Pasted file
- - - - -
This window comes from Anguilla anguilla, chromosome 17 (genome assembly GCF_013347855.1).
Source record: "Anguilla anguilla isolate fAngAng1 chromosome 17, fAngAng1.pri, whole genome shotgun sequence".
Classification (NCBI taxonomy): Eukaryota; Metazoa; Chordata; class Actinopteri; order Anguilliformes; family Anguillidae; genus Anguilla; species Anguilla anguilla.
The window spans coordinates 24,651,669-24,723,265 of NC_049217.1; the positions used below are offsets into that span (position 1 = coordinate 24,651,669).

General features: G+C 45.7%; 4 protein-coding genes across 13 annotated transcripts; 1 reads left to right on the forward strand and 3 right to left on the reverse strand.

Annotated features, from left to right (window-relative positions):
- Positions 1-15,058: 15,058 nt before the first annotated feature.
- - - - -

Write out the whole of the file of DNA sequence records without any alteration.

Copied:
This window comes from Anguilla anguilla, chromosome 17 (genome assembly GCF_013347855.1).
Source record: "Anguilla anguilla isolate fAngAng1 chromosome 17, fAngAng1.pri, whole genome shotgun sequence".
Classification (NCBI taxonomy): Eukaryota; Metazoa; Chordata; class Actinopteri; order Anguilliformes; family Anguillidae; genus Anguilla; species Anguilla anguilla.
The window spans coordinates 24,651,669-24,723,265 of NC_049217.1; the positions used below are offsets into that span (position 1 = coordinate 24,651,669).

General features: G+C 45.7%; 4 protein-coding genes across 13 annotated transcripts; 1 reads left to right on the forward strand and 3 right to left on the reverse strand.

Annotated features, from left to right (window-relative positions):
- Positions 1-15,058: 15,058 nt before the first annotated feature.